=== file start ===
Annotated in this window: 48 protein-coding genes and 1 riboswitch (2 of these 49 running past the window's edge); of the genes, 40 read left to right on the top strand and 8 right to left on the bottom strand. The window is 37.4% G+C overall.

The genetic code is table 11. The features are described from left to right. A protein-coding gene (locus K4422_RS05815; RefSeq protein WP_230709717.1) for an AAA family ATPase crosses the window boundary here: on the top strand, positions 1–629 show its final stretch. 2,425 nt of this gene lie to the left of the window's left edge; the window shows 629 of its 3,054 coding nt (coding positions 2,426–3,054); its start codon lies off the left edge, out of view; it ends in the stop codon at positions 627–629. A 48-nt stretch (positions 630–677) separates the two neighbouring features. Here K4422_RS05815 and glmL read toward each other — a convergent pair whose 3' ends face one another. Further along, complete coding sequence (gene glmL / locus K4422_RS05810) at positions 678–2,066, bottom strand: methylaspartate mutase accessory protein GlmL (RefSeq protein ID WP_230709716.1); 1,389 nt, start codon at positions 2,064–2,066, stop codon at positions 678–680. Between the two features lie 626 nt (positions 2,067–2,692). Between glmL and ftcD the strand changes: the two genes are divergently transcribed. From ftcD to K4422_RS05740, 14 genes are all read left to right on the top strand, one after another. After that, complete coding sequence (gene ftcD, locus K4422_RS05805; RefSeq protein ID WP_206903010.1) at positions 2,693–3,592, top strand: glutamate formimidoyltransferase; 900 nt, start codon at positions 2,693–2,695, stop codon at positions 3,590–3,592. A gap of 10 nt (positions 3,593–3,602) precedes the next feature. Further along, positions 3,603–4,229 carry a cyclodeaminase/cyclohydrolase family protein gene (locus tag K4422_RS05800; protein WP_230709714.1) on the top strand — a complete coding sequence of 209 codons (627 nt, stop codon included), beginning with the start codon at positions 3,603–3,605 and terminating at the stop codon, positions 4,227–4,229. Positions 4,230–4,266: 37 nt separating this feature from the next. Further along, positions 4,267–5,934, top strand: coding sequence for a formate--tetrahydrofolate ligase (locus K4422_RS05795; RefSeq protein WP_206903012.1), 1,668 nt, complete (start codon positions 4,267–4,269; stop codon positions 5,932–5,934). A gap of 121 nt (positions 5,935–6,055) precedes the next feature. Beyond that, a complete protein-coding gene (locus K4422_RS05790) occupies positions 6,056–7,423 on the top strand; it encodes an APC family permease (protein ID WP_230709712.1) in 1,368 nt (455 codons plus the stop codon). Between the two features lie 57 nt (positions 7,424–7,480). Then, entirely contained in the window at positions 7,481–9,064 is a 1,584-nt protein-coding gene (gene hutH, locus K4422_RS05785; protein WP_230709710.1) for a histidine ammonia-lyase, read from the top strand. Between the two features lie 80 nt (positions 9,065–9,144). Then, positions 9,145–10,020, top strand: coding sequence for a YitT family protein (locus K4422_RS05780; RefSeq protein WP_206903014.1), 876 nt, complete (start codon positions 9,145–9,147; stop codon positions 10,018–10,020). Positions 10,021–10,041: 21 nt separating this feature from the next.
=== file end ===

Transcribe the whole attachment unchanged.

Annotated in this window: 48 protein-coding genes and 1 riboswitch (2 of these 49 running past the window's edge); of the genes, 40 read left to right on the top strand and 8 right to left on the bottom strand. The window is 37.4% G+C overall.

The genetic code is table 11. The features are described from left to right. A protein-coding gene (locus K4422_RS05815; RefSeq protein WP_230709717.1) for an AAA family ATPase crosses the window boundary here: on the top strand, positions 1–629 show its final stretch. 2,425 nt of this gene lie to the left of the window's left edge; the window shows 629 of its 3,054 coding nt (coding positions 2,426–3,054); its start codon lies off the left edge, out of view; it ends in the stop codon at positions 627–629. A 48-nt stretch (positions 630–677) separates the two neighbouring features. Here K4422_RS05815 and glmL read toward each other — a convergent pair whose 3' ends face one another. Further along, complete coding sequence (gene glmL / locus K4422_RS05810) at positions 678–2,066, bottom strand: methylaspartate mutase accessory protein GlmL (RefSeq protein ID WP_230709716.1); 1,389 nt, start codon at positions 2,064–2,066, stop codon at positions 678–680. Between the two features lie 626 nt (positions 2,067–2,692). Between glmL and ftcD the strand changes: the two genes are divergently transcribed. From ftcD to K4422_RS05740, 14 genes are all read left to right on the top strand, one after another. After that, complete coding sequence (gene ftcD, locus K4422_RS05805; RefSeq protein ID WP_206903010.1) at positions 2,693–3,592, top strand: glutamate formimidoyltransferase; 900 nt, start codon at positions 2,693–2,695, stop codon at positions 3,590–3,592. A gap of 10 nt (positions 3,593–3,602) precedes the next feature. Further along, positions 3,603–4,229 carry a cyclodeaminase/cyclohydrolase family protein gene (locus tag K4422_RS05800; protein WP_230709714.1) on the top strand — a complete coding sequence of 209 codons (627 nt, stop codon included), beginning with the start codon at positions 3,603–3,605 and terminating at the stop codon, positions 4,227–4,229. Positions 4,230–4,266: 37 nt separating this feature from the next. Further along, positions 4,267–5,934, top strand: coding sequence for a formate--tetrahydrofolate ligase (locus K4422_RS05795; RefSeq protein WP_206903012.1), 1,668 nt, complete (start codon positions 4,267–4,269; stop codon positions 5,932–5,934). A gap of 121 nt (positions 5,935–6,055) precedes the next feature. Beyond that, a complete protein-coding gene (locus K4422_RS05790) occupies positions 6,056–7,423 on the top strand; it encodes an APC family permease (protein ID WP_230709712.1) in 1,368 nt (455 codons plus the stop codon). Between the two features lie 57 nt (positions 7,424–7,480). Then, entirely contained in the window at positions 7,481–9,064 is a 1,584-nt protein-coding gene (gene hutH, locus K4422_RS05785; protein WP_230709710.1) for a histidine ammonia-lyase, read from the top strand. Between the two features lie 80 nt (positions 9,065–9,144). Then, positions 9,145–10,020, top strand: coding sequence for a YitT family protein (locus K4422_RS05780; RefSeq protein WP_206903014.1), 876 nt, complete (start codon positions 9,145–9,147; stop codon positions 10,018–10,020). Positions 10,021–10,041: 21 nt separating this feature from the next.